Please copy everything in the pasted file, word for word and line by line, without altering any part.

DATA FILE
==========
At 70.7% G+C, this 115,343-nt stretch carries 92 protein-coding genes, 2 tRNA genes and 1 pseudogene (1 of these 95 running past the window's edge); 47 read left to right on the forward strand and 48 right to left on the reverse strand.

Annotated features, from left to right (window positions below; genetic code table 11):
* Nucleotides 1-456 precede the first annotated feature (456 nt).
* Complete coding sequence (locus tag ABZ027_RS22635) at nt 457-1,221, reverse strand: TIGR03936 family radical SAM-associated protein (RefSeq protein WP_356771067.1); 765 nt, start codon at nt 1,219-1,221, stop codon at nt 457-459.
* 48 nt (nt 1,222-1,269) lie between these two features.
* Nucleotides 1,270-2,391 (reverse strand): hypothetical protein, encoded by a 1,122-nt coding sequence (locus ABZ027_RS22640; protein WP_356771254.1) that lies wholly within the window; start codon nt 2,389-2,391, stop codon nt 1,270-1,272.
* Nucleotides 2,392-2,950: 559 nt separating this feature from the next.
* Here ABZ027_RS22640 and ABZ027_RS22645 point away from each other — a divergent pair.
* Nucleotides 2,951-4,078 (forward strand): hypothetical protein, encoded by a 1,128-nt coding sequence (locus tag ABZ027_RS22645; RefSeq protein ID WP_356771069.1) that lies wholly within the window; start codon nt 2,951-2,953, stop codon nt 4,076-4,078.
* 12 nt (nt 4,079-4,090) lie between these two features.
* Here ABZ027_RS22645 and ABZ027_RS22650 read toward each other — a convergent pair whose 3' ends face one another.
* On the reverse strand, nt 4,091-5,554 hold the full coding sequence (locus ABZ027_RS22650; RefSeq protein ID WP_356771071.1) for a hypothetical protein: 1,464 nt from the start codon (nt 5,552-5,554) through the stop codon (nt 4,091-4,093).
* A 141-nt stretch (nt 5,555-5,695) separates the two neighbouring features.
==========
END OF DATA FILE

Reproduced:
At 70.7% G+C, this 115,343-nt stretch carries 92 protein-coding genes, 2 tRNA genes and 1 pseudogene (1 of these 95 running past the window's edge); 47 read left to right on the forward strand and 48 right to left on the reverse strand.

Annotated features, from left to right (window positions below; genetic code table 11):
* Nucleotides 1-456 precede the first annotated feature (456 nt).
* Complete coding sequence (locus tag ABZ027_RS22635) at nt 457-1,221, reverse strand: TIGR03936 family radical SAM-associated protein (RefSeq protein WP_356771067.1); 765 nt, start codon at nt 1,219-1,221, stop codon at nt 457-459.
* 48 nt (nt 1,222-1,269) lie between these two features.
* Nucleotides 1,270-2,391 (reverse strand): hypothetical protein, encoded by a 1,122-nt coding sequence (locus ABZ027_RS22640; protein WP_356771254.1) that lies wholly within the window; start codon nt 2,389-2,391, stop codon nt 1,270-1,272.
* Nucleotides 2,392-2,950: 559 nt separating this feature from the next.
* Here ABZ027_RS22640 and ABZ027_RS22645 point away from each other — a divergent pair.
* Nucleotides 2,951-4,078 (forward strand): hypothetical protein, encoded by a 1,128-nt coding sequence (locus tag ABZ027_RS22645; RefSeq protein ID WP_356771069.1) that lies wholly within the window; start codon nt 2,951-2,953, stop codon nt 4,076-4,078.
* 12 nt (nt 4,079-4,090) lie between these two features.
* Here ABZ027_RS22645 and ABZ027_RS22650 read toward each other — a convergent pair whose 3' ends face one another.
* On the reverse strand, nt 4,091-5,554 hold the full coding sequence (locus ABZ027_RS22650; RefSeq protein ID WP_356771071.1) for a hypothetical protein: 1,464 nt from the start codon (nt 5,552-5,554) through the stop codon (nt 4,091-4,093).
* A 141-nt stretch (nt 5,555-5,695) separates the two neighbouring features.